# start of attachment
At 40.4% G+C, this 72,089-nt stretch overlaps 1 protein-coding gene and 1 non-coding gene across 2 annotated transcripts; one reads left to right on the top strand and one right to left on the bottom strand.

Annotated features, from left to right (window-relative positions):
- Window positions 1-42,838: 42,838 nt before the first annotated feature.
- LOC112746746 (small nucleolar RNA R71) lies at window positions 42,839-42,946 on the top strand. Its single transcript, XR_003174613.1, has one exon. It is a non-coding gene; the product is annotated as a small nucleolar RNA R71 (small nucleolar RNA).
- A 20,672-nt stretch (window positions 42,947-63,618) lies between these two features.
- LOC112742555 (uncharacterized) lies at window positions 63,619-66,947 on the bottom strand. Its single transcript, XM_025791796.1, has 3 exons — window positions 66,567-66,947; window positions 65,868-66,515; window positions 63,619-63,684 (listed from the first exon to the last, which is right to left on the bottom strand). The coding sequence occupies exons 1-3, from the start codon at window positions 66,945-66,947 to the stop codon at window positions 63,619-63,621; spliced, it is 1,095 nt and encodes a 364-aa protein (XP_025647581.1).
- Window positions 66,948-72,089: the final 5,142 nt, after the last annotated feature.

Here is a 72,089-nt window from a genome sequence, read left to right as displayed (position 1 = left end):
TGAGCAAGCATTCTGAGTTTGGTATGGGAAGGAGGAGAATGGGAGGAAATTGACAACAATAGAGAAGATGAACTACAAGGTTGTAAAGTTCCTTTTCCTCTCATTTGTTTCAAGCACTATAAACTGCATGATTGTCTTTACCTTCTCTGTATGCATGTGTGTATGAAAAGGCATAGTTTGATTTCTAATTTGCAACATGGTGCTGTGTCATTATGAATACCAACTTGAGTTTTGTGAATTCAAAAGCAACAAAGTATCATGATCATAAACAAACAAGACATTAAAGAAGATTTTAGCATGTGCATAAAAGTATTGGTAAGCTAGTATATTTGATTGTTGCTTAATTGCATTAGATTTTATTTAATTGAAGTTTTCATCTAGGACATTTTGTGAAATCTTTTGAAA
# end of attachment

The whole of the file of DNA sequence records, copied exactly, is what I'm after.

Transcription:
At 40.4% G+C, this 72,089-nt stretch overlaps 1 protein-coding gene and 1 non-coding gene across 2 annotated transcripts; one reads left to right on the top strand and one right to left on the bottom strand.

Annotated features, from left to right (window-relative positions):
- Window positions 1-42,838: 42,838 nt before the first annotated feature.
- LOC112746746 (small nucleolar RNA R71) lies at window positions 42,839-42,946 on the top strand. Its single transcript, XR_003174613.1, has one exon. It is a non-coding gene; the product is annotated as a small nucleolar RNA R71 (small nucleolar RNA).
- A 20,672-nt stretch (window positions 42,947-63,618) lies between these two features.
- LOC112742555 (uncharacterized) lies at window positions 63,619-66,947 on the bottom strand. Its single transcript, XM_025791796.1, has 3 exons — window positions 66,567-66,947; window positions 65,868-66,515; window positions 63,619-63,684 (listed from the first exon to the last, which is right to left on the bottom strand). The coding sequence occupies exons 1-3, from the start codon at window positions 66,945-66,947 to the stop codon at window positions 63,619-63,621; spliced, it is 1,095 nt and encodes a 364-aa protein (XP_025647581.1).
- Window positions 66,948-72,089: the final 5,142 nt, after the last annotated feature.

Here is a 72,089-nt window from a genome sequence, read left to right as displayed (position 1 = left end):
TGAGCAAGCATTCTGAGTTTGGTATGGGAAGGAGGAGAATGGGAGGAAATTGACAACAATAGAGAAGATGAACTACAAGGTTGTAAAGTTCCTTTTCCTCTCATTTGTTTCAAGCACTATAAACTGCATGATTGTCTTTACCTTCTCTGTATGCATGTGTGTATGAAAAGGCATAGTTTGATTTCTAATTTGCAACATGGTGCTGTGTCATTATGAATACCAACTTGAGTTTTGTGAATTCAAAAGCAACAAAGTATCATGATCATAAACAAACAAGACATTAAAGAAGATTTTAGCATGTGCATAAAAGTATTGGTAAGCTAGTATATTTGATTGTTGCTTAATTGCATTAGATTTTATTTAATTGAAGTTTTCATCTAGGACATTTTGTGAAATCTTTTGAAA